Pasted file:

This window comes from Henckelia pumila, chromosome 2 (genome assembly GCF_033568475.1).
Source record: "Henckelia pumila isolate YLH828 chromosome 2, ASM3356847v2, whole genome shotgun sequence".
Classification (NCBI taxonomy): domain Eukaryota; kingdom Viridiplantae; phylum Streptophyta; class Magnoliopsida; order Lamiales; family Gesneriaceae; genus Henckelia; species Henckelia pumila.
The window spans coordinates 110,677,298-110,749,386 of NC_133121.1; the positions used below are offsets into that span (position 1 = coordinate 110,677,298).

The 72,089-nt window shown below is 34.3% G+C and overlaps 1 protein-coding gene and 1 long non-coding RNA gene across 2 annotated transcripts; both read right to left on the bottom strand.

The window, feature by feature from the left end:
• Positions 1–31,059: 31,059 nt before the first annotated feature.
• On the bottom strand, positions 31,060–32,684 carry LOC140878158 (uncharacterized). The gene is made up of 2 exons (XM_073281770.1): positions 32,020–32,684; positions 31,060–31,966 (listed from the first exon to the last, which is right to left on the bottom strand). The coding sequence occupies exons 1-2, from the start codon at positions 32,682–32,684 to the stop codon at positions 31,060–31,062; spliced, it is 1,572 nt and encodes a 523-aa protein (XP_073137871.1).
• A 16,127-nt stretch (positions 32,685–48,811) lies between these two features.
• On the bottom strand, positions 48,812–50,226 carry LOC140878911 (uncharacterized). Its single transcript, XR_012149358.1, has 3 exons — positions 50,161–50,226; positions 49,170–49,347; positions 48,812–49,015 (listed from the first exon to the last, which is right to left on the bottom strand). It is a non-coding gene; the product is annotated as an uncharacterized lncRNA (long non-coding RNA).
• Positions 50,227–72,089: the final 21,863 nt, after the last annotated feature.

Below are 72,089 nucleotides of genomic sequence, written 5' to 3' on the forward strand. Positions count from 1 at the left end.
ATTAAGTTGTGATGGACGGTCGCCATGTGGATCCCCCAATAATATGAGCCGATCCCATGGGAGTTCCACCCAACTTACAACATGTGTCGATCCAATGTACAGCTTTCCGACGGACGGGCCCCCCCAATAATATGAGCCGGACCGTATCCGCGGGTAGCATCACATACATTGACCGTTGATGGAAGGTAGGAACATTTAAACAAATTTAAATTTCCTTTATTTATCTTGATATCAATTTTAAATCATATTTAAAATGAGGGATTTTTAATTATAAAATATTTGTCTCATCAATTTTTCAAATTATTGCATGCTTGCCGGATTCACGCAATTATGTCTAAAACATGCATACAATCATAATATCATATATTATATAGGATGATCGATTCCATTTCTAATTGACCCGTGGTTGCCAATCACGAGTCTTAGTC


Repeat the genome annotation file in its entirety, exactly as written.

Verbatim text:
This window comes from Henckelia pumila, chromosome 2 (genome assembly GCF_033568475.1).
Source record: "Henckelia pumila isolate YLH828 chromosome 2, ASM3356847v2, whole genome shotgun sequence".
Classification (NCBI taxonomy): domain Eukaryota; kingdom Viridiplantae; phylum Streptophyta; class Magnoliopsida; order Lamiales; family Gesneriaceae; genus Henckelia; species Henckelia pumila.
The window spans coordinates 110,677,298-110,749,386 of NC_133121.1; the positions used below are offsets into that span (position 1 = coordinate 110,677,298).

The 72,089-nt window shown below is 34.3% G+C and overlaps 1 protein-coding gene and 1 long non-coding RNA gene across 2 annotated transcripts; both read right to left on the bottom strand.

The window, feature by feature from the left end:
• Positions 1–31,059: 31,059 nt before the first annotated feature.
• On the bottom strand, positions 31,060–32,684 carry LOC140878158 (uncharacterized). The gene is made up of 2 exons (XM_073281770.1): positions 32,020–32,684; positions 31,060–31,966 (listed from the first exon to the last, which is right to left on the bottom strand). The coding sequence occupies exons 1-2, from the start codon at positions 32,682–32,684 to the stop codon at positions 31,060–31,062; spliced, it is 1,572 nt and encodes a 523-aa protein (XP_073137871.1).
• A 16,127-nt stretch (positions 32,685–48,811) lies between these two features.
• On the bottom strand, positions 48,812–50,226 carry LOC140878911 (uncharacterized). Its single transcript, XR_012149358.1, has 3 exons — positions 50,161–50,226; positions 49,170–49,347; positions 48,812–49,015 (listed from the first exon to the last, which is right to left on the bottom strand). It is a non-coding gene; the product is annotated as an uncharacterized lncRNA (long non-coding RNA).
• Positions 50,227–72,089: the final 21,863 nt, after the last annotated feature.

Below are 72,089 nucleotides of genomic sequence, written 5' to 3' on the forward strand. Positions count from 1 at the left end.
ATTAAGTTGTGATGGACGGTCGCCATGTGGATCCCCCAATAATATGAGCCGATCCCATGGGAGTTCCACCCAACTTACAACATGTGTCGATCCAATGTACAGCTTTCCGACGGACGGGCCCCCCCAATAATATGAGCCGGACCGTATCCGCGGGTAGCATCACATACATTGACCGTTGATGGAAGGTAGGAACATTTAAACAAATTTAAATTTCCTTTATTTATCTTGATATCAATTTTAAATCATATTTAAAATGAGGGATTTTTAATTATAAAATATTTGTCTCATCAATTTTTCAAATTATTGCATGCTTGCCGGATTCACGCAATTATGTCTAAAACATGCATACAATCATAATATCATATATTATATAGGATGATCGATTCCATTTCTAATTGACCCGTGGTTGCCAATCACGAGTCTTAGTC